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A mother is lost, and her mother steps in


The mailbox at Rebecca Lightbourn's modest Capitol Heights home is often full these days and has been for nearly a year. The Pentagon forwards things from all over the country: stuffed animals, a handmade quilt, personal letters, loads of paperwork from financial forms to updates on the case against the alleged 20th hijacker, Zacarias Moussaoui.

"At first, I didn't want to deal with it, but then you realize they're grieving like you are," she said. "It lets you know somebody cares you're having a hard time."

Lightbourn's daughter, 36-year-old Samantha Lightbourn-Allen, was a budget analyst at the Pentagon, one of those killed in the Sept. 11 attack there. Samantha's death left her two children - John, now 17, and Brittnie, now 13 - without a mother and her mother with an entirely new role in their lives. Rebecca Lightbourn, who is 58, had been their baby sitter. Now she would be raising them.

Her daughter's 15-year marriage had ended in divorce a year earlier, and, Lightbourn said, Samantha would have wanted her to take care of the kids. A custody battle with Samantha's former husband ended when Brittnie moved out this summer to live with her father. John, a high school senior, is staying with his grandparents.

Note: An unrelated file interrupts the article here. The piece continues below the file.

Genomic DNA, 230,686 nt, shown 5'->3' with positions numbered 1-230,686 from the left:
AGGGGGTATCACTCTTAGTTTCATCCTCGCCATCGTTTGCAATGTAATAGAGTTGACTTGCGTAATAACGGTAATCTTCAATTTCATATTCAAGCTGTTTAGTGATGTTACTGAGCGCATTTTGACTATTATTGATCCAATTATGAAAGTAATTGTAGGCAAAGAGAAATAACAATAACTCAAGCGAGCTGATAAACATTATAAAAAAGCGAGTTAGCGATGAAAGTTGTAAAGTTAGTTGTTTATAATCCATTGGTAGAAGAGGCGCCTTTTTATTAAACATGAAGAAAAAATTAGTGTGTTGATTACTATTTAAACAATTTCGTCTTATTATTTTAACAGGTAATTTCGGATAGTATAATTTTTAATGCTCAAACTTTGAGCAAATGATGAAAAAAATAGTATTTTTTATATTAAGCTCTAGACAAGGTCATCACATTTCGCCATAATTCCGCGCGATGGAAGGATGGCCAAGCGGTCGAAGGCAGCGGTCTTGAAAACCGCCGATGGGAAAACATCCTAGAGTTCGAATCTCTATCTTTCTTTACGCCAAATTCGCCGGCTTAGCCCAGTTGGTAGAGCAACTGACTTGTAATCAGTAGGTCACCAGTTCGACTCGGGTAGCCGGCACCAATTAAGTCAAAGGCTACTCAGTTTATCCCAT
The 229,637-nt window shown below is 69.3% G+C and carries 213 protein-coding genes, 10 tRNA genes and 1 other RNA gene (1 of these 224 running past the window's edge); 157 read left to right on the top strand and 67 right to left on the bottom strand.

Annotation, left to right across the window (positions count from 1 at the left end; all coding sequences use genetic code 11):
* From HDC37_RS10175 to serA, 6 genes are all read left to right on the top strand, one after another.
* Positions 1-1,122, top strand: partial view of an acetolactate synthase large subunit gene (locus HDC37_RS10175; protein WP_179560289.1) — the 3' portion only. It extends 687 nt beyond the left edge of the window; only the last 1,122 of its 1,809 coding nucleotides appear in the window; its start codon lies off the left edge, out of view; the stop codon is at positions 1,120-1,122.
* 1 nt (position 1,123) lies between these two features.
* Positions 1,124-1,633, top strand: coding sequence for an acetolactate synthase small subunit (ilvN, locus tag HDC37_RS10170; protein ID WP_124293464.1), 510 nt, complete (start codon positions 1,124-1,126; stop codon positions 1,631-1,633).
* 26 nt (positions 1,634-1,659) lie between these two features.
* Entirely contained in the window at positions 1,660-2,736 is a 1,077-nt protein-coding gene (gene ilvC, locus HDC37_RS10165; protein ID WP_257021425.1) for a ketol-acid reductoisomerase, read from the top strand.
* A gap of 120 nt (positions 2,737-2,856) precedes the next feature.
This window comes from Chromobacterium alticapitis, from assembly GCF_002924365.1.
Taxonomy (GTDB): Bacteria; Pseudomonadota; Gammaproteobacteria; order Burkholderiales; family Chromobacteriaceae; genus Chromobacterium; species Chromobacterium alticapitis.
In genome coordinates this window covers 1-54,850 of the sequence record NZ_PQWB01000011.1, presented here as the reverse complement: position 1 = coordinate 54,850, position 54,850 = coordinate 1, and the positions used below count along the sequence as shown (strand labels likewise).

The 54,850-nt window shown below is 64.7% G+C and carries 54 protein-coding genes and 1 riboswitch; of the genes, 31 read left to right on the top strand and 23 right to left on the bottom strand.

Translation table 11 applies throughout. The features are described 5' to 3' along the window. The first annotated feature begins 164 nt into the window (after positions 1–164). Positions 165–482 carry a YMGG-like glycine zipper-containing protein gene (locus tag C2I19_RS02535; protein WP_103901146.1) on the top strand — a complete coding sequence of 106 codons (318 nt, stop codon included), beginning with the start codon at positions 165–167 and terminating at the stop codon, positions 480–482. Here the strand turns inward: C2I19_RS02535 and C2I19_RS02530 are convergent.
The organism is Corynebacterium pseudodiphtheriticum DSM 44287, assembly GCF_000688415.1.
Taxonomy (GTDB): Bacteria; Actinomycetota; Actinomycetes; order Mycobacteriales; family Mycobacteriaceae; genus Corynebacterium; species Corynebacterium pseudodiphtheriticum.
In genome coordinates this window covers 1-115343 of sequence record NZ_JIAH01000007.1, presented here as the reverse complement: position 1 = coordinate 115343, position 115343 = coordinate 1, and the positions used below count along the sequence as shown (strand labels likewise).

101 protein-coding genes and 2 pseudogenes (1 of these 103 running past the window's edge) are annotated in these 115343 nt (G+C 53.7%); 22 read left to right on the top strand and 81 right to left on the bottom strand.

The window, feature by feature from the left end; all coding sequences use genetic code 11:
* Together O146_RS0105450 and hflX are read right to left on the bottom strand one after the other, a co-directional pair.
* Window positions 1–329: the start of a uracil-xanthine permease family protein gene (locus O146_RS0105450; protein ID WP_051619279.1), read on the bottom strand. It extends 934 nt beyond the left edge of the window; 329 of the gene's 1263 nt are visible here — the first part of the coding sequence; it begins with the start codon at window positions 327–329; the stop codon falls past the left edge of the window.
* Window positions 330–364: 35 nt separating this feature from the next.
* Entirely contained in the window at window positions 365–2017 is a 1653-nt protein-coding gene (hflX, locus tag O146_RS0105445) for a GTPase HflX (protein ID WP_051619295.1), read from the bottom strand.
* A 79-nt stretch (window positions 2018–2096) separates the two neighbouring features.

"My whole life for the last year has been to take care of the children," she said. "I want to see him [John] off to college. Then I'll think about myself."

Lightbourn knew for sure Sept. 12 that her daughter was gone. She hadn't heard from Samantha since the plane hit. As she headed for the Pentagon the next day in search of answers, she missed her exit. That's when she drove by the building. The gaping hole she saw was right where her daughter had sat.

"I said, 'Look at it - I don't know how anyone could survive in there,'" she recalled.

She was right, though it was weeks before her daughter's body was identified - and another two before Samantha's remains would come home. "We couldn't even open her casket. It was sealed," Lightbourn said. "We don't know what was in it."

Until Sept. 11, Lightbourn saw her daughter every day. Samantha's life was looking up. Samantha had just bought a new car. Samantha felt better - she had been home from work with pneumonia for weeks and returned just days before Sept. 11. Samantha was enrolled at a community college.

"She was so full of life," her mother said. "You didn't see her go downhill and get sick. She just disappeared on us. She didn't come home."

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